So, with lenders trying to manage the flow of applications and factoring in risk it’s important for borrowers to shop around for the best mortgage product available. Aaron continues, ‘the rates on even favourable mortgages – those with 15 or 25 per cent deposits – are increasing on a daily basis.’ He advises using a broker if you want to or need to move. ‘The difference in appetite between one lender and another is huge and there’s a lot to navigate in terms of how lenders are viewing staff who have been furloughed, self-employed, used a bounce back loan or the income support scheme.
‘We are often able to help in cases where mortgages have initially been refused. Our knowledge and experience of the lenders’ criteria mean there are lots of cases where we have been able to go back to the same lender and get the mortgage for our client. Brokers are impartial and are going to do what’s best for you.’
So, after an extraordinary year in the property market what is the outlook for 2021? Our experts agree that people are now motivated to change home and the market in the West End will remain particularly buoyant.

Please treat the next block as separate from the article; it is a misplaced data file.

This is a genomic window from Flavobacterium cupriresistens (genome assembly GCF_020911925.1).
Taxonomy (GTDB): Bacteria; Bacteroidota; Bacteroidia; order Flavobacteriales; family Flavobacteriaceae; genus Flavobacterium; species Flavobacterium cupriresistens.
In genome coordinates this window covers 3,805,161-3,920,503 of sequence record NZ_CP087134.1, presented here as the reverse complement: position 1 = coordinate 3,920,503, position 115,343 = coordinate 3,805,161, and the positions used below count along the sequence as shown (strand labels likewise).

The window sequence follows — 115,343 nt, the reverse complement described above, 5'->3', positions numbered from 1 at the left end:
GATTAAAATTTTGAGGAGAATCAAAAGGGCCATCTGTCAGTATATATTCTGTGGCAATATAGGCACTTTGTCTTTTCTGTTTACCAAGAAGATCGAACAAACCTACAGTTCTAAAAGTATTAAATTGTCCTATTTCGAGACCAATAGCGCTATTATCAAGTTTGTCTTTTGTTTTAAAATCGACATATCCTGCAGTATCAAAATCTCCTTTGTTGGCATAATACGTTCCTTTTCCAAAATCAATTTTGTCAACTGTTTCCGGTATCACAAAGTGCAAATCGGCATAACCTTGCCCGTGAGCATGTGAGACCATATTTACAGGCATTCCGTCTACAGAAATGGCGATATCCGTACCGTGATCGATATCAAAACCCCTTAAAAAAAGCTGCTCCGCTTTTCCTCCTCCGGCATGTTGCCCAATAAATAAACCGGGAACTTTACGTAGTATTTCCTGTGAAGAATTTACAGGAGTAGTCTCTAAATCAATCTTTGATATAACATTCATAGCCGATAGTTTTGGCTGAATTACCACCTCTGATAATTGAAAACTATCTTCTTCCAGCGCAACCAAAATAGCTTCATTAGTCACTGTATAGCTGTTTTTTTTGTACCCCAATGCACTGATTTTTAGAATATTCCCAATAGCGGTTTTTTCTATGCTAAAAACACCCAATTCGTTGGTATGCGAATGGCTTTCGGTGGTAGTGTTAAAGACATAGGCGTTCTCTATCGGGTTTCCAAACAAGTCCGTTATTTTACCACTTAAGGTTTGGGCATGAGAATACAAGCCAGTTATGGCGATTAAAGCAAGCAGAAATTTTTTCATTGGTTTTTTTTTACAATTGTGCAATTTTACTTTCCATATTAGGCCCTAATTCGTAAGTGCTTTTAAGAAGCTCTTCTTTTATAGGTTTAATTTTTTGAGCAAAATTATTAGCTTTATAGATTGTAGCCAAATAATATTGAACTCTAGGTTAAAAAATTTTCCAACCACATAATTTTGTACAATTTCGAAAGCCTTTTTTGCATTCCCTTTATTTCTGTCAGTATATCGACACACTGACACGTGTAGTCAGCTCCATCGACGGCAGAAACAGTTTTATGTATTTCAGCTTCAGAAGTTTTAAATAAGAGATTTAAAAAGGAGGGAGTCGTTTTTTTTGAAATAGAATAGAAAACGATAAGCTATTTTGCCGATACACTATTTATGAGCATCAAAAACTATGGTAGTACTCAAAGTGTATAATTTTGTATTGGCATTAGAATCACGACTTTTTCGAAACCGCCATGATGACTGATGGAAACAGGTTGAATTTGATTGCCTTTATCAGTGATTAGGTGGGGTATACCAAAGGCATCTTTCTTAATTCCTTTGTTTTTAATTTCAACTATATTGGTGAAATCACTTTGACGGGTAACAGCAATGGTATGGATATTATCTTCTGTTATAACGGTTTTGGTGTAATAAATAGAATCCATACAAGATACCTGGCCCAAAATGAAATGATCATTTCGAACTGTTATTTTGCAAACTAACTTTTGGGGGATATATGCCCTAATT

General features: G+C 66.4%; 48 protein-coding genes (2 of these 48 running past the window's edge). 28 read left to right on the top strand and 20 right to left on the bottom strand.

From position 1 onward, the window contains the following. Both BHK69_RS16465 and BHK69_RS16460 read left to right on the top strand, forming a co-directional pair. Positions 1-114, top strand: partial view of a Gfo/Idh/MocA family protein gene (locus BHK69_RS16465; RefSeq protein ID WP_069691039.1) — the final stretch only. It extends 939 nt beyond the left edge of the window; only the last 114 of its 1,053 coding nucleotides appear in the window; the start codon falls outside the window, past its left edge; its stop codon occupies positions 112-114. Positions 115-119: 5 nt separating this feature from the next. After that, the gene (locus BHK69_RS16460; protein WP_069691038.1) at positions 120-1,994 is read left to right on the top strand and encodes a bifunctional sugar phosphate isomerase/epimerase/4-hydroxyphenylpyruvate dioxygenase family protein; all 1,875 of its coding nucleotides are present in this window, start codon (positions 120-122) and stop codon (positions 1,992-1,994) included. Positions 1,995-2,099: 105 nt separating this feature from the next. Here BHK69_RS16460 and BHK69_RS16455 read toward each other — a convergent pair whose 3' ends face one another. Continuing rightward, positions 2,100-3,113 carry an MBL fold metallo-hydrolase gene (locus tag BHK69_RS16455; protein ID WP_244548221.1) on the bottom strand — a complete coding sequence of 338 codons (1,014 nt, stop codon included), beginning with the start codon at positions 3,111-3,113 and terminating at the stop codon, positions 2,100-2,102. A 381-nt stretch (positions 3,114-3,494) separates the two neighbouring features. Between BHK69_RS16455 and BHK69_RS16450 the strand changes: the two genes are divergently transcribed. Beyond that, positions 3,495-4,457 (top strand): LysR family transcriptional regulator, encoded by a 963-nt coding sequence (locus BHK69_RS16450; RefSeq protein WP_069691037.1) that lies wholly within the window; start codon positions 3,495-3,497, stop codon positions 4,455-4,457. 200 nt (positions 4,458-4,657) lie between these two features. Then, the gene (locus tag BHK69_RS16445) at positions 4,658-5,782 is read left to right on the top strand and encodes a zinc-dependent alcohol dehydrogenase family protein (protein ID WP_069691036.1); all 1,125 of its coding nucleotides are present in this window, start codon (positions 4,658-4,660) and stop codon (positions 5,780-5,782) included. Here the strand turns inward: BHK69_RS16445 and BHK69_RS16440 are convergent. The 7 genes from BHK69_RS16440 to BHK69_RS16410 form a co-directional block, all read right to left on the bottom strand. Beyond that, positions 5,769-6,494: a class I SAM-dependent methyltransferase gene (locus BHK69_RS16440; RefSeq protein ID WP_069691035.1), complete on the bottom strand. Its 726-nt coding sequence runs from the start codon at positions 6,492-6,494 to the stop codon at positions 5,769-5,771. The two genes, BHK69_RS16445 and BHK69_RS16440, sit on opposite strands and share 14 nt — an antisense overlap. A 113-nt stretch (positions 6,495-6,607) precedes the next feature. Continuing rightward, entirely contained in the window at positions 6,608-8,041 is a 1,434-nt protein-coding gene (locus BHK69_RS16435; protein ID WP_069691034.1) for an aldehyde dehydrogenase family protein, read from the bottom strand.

Cameron fully expects these unprecedented levels of demand to continue. ‘The imbalance of supply and demand is driving prices forward. There will be more attention to pricing however and growth will perhaps level off, but the volume of transactions will remain because moves are happening because of lifestyle not financial choices.’
A view echoed by Aaron who believes that the outlook is sound. ‘I don’t think there will be a shock to property prices in the West End but I do think the market will settle and there will be a slight correction. People who buy here or trade up tend to be in occupations unaffected by the pandemic such as medical professionals, academics or teachers and their outlook is pretty secure.’
Alison agrees, ‘these prices, the really high figures – I can’t see them going backwards. Buying in the West End is like buying a good quality car and I think that is something the West End has always had. You look at Edinburgh and see flats going for £600,000 – that is exactly where we could be heading.’